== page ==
Vielen Dank für die Zusammenfassung in Englisch. Ich habe nun eine Antwort von unseren Mitochondrien -Spezialisten aus dem Labor erhalten.
Ich habe die Antwort nicht übersetzt um Übersetzungsfehler zu vermeiden:
"Let me start by saying these are very good questions and extremely difficult to answer as well. Here are the answers to your questions
Buffy coat samples to extract PBMC are available that have been stored at -196°C since the blood draw 20 years age. Are these samples appropriate for your assays?
It depends on the buffer in which they have been stored. I’m assuming from the temperature specification that the samples have been frozen in the vapor phase of liquid nitrogen. If they were frozen in freezing media containing 30 – 50% FBS + 10% DMSO + Standard Culture media, then they will be viable and in good condition to determine protein based end point biomarkers. If this is not the case, it will be difficult to get good proteomic data out of the samples because the freeze/thaw process may break the granulocytes and release proteases that will completely degrade the samples before you have a chance to work with them. These proteases are extremely potent and are difficult to inhibit with regular protease inhibitors available in the market.
Do you have any idea which markers would make sense in the context of Alzheimer’s disease (e.g. OXPHOS complexes)?
We have a fair amount of experience with Mitochondria, however our experience with the use of PBCSs as surrogate markers of disease states is more limited. We only have experience of this in the field of HIV and retroviral therapy, where OXPHOS proteins (CI and CIV) have been shown to be potential good surrogate markers of therapy toxicity in this subgroup of patients. Do you want to use PBMCs as a surrogate tissue for the discovery or for the validation of biomarkers of brain injury (Alzheimer’s Disease)?. If you are planning a DISCOVERY type of experiment, my suggestion is to look more broadly in the mitochondria proteome and even in the whole cellular proteome. Antibodies and Immunoassays are not very suited for this type of discovery research. There is a paper in the literature where they used a combined methodology (genomic/transcriptomic/proteomic profiling) to discover Alzheimer’s disease markers in the blood. This was published by a group at the University of Louisville Email: mailto:firstname.lastname@example.org. My suggestion is to email the senior author to discuss their results and potentially collaborate with them to select true candidate targets for validation.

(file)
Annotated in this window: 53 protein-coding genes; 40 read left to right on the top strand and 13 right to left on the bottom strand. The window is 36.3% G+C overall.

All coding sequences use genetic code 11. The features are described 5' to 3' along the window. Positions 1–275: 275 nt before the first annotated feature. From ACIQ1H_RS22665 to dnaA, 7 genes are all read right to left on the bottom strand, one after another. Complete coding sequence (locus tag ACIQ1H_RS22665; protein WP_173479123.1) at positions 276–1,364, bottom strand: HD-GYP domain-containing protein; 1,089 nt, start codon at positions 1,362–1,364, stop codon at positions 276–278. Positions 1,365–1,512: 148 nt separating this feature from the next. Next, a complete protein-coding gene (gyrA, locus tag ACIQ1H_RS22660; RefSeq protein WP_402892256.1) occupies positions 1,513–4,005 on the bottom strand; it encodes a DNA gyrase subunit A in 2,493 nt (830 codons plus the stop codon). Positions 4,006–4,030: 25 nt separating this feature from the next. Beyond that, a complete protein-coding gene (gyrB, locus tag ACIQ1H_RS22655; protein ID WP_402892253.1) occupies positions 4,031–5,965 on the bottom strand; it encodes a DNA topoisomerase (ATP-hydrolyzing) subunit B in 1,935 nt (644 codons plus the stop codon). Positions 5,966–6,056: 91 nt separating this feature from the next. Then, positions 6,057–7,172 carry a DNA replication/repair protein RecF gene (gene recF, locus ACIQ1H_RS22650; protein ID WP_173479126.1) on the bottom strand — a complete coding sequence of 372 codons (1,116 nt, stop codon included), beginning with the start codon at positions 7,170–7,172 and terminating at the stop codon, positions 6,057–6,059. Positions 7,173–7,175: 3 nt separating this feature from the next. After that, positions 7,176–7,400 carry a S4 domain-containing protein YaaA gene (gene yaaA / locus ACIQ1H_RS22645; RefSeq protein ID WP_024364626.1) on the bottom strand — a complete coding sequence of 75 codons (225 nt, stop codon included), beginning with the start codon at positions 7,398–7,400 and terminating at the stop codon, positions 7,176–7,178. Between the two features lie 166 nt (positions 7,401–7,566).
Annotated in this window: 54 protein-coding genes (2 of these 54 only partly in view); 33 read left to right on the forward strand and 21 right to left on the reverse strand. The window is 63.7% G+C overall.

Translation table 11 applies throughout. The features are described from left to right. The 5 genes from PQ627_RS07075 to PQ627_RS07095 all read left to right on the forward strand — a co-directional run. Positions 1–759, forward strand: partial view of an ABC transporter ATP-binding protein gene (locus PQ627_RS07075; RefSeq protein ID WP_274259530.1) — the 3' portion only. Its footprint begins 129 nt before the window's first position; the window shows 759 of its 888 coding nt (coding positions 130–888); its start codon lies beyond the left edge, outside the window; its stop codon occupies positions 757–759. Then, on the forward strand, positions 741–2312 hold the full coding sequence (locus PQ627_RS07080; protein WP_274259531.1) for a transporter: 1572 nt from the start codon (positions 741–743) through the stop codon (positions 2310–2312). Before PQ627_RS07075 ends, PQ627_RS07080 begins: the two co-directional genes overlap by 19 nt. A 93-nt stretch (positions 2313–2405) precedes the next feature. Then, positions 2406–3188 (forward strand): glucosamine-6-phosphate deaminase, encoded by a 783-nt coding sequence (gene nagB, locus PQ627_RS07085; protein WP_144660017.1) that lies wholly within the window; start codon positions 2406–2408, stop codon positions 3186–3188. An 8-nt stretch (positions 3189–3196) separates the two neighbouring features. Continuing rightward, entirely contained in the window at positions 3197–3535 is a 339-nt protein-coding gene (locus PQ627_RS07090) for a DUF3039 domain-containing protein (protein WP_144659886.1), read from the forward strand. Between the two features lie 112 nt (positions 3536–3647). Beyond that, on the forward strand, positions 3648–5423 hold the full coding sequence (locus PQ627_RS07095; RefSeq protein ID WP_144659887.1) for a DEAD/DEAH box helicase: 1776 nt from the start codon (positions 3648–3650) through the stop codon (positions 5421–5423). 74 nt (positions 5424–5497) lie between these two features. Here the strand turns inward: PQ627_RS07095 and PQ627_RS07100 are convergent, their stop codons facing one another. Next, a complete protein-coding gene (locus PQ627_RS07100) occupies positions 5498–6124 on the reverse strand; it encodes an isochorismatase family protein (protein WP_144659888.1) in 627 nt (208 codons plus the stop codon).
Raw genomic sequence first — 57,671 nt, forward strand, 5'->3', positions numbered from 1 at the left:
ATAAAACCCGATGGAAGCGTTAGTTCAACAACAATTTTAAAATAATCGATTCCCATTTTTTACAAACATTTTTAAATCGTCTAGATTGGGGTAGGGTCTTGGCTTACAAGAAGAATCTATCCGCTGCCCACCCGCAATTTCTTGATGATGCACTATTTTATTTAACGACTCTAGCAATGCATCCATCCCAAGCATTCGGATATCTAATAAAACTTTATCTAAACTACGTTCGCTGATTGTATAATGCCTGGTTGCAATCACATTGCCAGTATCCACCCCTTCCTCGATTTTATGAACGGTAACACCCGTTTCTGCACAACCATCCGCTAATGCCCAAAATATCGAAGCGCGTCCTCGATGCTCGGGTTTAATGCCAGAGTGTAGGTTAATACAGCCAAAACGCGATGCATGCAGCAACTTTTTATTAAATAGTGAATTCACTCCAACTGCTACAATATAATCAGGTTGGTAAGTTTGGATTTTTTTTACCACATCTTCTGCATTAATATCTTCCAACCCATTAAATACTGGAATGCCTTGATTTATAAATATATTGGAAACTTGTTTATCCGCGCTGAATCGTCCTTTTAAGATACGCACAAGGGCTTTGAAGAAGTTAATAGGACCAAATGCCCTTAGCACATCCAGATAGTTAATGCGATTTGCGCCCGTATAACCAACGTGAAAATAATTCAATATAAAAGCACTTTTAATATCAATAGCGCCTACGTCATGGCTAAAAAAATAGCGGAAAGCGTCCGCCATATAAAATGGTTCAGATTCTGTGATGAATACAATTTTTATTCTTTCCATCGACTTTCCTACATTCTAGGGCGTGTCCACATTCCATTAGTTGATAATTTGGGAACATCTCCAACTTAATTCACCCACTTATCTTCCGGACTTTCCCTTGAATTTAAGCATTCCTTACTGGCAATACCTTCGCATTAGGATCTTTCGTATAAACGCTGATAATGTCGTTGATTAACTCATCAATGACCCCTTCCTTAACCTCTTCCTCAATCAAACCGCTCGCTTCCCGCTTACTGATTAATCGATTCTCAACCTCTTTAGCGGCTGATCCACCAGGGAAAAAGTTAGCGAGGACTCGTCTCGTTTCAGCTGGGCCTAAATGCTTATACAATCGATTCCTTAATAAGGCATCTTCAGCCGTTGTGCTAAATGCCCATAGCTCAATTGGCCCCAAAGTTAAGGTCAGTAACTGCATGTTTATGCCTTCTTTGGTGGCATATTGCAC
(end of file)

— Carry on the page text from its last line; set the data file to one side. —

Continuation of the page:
Antibodies and Immunoassays are particularly useful in the validation stage, where you have selected a number of targets in the discovery phase and want to validate the results (remember that discovery phases have a large number of false positives even when this is controlled statistically with the use of “false discovery rate”). If you find in your talks with Professor Wang that the OXPHOS complexes or other mitochondria targets are in the list of candidate biomarkers, then the questions is how to use the best product/platform that measures that target, which is your next question.
Which technique would you suggest to use for a large-scale study? We are working on a tight budget
The answer to this question depends first on your accessibility to instrumentation. Do you have access to plate readers, are they colorimetric or fluorescent?. Do you have access to a flow cytometer? How many people will perform these experiments (data on 6000 samples with the use of immunoassays is not trivial), are they located in a single centralized large lab or in multiple labs around the world?
We have a platform called “Dipsticks” or lateral flow immunoassay which have been used by previous researchers in the past with PBMCs on other types of diseases. I can provide references with the use of Dipsticks in PBMCs in mitochondrial disease, frataxin, HIV/antiretroviral therapy and traumatic brain injury (which used PDH as a marker). These studies were a lot smaller than yours though. The main disadvantage of Dipsticks is that they are not amenable for high throughput. However researchers have used them in these studies, because they are extremely easy to use and require minimal training, for quantitative data they require a specialized reader “dipstick reader” which costs a fraction of what a regular microplate reader costs and could be easier to use in the future as potential “point of care research tests”. Bear in mind that all our products are RUO (research use only). Dipsticks are inexpensive but do require a large amount of “man power” and many of them have a higher sensitivity than the microplate counterpart. Our dipsticks measure the target proteins either in a sandwich ELISA or with an activity assay. Your other option could be microplates, which will allow you to run 96 tests at a time. I discourage you from using western blot in so many samples. Western blot is not quantitative when it comes to comparing results from one blot to the next, whereas the microplates or dipsticks are easier to compare from run to run. I encourage you to visit our metabolism page and look at different targets in these two platforms. On the main page there is a video about the dipsticks which will allow you to learn more about them. Once you decide on a particular target/platform we will happily help you with further scientific support.
The other page you should visit is our ELISA and activity assay kits page (below) for dipsticks and microplates
Ich hoffe diese Information ist hilfreich und wünsche Ihnen viel Erfolg mit Ihrer Studie.